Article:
• Site grades, retaining walls, proposed structures, proposed cut and fill etc can classify the site’s surface drainage at a certain risk level, which in turn dictates the drainage system be designed to certain storm intensities.
  • Narrow, build-to-boundary sites need special solutions to account for reduced overland flow paths.
  • Nuisance discharge by increased surface runoff
  • Adequate pipe protection, like articulation or surface cover over the pipes
  • Flat sites might not generate sufficient discharge flow.

  Building hydraulics engineers assess a site holistically. They:

  • check the site grades and proposed site works to identify a suitable discharge location
  • check the proposed works for potential ponding and nuisance areas
  • calculate flow volumes for the appropriate storm events based on risk assessment
  • calculate pipe sizing, grades and required construction levels to discharge calculated flows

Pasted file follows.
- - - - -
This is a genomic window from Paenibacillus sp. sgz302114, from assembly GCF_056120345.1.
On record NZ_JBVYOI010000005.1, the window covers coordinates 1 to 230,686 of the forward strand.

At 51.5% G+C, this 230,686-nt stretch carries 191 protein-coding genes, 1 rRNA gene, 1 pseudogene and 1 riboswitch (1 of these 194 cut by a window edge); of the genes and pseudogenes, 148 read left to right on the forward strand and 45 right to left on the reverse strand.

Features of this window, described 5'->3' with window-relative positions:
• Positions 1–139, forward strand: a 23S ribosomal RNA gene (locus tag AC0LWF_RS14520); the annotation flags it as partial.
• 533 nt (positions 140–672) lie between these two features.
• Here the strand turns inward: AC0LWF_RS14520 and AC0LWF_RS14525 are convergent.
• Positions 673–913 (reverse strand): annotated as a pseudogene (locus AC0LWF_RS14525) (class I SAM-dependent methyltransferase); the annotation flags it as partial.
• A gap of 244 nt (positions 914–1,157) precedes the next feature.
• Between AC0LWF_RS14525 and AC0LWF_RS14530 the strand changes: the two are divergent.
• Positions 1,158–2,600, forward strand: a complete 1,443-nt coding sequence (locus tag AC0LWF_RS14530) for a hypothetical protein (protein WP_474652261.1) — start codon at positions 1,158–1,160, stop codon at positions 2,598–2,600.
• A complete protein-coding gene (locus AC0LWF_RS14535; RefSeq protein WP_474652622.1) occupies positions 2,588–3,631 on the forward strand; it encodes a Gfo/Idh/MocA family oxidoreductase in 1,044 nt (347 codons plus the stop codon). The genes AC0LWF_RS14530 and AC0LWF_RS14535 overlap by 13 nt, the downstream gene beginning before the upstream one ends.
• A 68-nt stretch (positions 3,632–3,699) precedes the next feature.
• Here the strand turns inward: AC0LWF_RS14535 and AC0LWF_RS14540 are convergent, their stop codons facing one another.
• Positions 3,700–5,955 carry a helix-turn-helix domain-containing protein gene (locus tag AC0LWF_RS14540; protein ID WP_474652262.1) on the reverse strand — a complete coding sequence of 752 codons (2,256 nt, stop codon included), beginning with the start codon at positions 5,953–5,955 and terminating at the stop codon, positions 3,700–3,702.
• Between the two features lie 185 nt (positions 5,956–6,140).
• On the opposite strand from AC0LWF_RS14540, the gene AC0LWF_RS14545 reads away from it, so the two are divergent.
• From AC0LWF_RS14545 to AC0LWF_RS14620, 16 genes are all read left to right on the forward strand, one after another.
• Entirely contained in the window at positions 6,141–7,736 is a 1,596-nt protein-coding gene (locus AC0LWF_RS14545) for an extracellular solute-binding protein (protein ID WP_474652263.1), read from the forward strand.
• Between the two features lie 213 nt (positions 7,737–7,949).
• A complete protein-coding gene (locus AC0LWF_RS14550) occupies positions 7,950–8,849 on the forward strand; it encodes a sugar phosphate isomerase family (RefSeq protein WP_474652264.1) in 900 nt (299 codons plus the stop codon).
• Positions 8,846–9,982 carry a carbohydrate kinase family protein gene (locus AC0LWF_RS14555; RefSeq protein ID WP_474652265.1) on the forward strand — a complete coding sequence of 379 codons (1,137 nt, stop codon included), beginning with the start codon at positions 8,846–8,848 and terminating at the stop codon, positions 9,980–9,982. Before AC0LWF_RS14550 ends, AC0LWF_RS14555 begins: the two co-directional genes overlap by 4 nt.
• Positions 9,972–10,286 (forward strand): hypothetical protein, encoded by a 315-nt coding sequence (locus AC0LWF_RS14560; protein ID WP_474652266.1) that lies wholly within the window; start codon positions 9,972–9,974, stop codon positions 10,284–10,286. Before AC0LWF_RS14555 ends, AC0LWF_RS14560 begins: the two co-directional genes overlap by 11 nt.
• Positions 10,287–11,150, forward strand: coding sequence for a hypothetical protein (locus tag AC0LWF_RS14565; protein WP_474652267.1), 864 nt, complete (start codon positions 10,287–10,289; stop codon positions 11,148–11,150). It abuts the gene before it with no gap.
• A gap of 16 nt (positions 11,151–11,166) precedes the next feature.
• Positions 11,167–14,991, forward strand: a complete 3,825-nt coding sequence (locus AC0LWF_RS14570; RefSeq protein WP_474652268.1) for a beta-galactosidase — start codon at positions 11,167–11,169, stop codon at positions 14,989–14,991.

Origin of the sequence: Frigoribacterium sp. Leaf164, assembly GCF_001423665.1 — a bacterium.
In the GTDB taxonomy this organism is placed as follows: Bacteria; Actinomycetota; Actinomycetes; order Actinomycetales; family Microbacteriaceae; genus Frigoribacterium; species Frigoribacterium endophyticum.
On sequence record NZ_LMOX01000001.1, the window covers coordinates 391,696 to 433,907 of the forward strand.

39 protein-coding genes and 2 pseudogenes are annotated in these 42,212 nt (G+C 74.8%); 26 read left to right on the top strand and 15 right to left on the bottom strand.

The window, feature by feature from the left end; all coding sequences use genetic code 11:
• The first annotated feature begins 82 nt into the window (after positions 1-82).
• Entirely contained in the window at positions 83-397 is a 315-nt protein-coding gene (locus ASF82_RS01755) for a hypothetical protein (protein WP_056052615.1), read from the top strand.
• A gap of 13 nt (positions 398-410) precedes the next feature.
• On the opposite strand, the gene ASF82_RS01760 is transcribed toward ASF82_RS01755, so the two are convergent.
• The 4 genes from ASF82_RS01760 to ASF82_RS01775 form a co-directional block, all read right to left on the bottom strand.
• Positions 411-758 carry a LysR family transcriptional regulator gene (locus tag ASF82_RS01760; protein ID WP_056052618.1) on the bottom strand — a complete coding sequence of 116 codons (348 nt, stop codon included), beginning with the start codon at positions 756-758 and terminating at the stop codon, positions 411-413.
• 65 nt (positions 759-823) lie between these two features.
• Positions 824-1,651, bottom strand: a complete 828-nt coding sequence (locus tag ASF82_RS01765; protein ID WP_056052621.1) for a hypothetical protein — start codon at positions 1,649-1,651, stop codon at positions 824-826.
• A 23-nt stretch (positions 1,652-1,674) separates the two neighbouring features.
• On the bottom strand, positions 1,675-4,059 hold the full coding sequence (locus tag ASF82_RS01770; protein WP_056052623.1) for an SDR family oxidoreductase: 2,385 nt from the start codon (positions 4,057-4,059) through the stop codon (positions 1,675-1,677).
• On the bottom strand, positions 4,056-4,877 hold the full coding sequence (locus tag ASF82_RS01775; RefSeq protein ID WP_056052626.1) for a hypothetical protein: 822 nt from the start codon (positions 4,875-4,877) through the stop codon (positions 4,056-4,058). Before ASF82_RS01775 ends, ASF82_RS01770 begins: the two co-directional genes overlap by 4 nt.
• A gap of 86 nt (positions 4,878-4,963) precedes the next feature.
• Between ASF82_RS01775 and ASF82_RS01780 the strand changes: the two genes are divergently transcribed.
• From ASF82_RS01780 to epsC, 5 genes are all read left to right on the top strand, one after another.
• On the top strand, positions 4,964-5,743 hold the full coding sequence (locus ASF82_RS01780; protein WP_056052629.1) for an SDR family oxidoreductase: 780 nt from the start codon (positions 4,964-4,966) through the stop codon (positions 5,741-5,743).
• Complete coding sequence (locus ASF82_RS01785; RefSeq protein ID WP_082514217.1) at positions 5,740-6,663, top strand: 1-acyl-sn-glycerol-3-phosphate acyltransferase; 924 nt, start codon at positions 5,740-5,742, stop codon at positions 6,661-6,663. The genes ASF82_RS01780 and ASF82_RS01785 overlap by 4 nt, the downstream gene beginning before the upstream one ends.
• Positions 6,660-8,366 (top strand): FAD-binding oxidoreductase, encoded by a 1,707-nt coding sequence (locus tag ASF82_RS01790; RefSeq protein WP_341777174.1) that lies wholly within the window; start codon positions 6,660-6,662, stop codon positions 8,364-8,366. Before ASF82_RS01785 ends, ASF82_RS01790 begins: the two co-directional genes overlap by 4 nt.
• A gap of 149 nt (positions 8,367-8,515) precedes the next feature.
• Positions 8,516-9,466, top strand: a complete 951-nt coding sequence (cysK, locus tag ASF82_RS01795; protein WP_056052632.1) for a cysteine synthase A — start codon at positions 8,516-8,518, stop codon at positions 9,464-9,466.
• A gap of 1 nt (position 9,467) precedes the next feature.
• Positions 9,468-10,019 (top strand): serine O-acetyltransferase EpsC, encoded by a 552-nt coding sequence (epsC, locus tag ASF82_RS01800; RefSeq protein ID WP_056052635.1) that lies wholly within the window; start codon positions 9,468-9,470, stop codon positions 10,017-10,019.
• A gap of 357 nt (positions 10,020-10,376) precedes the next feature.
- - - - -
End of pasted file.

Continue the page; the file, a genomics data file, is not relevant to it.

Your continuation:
• locate and connect surface drains and pits in accordance with site grades
  • allocate finished surface level falls to allow surface water drainage system to effectively connect and discharge all surface water without ponding or creating nuisance to downstream property
  • calculate and specify details of on-site detention/retention and infiltration systems.

2. Responsibility

As things stand, it can be unclear which of the various parties involved would have direct responsibility should something go awry. But with a fully engineered, site-specific design, the engineer (RPEQ in Queensland) takes responsibility for the design effectively with the issue of a Form 15 Compliance certificate for building design, and can also issue a site Inspection certificate that complies with the design, when requested.

3. Economy of effort

As we know from a previous post, there can be different movement in the soil, and therefore varying stresses on the slab, depending on the soil type and site classification. Your engineer will have worked through all this with the slab design and plumbing articulation design, so it’s not a big stretch for them to also consider a comprehensive surface water drainage system to protect that slab.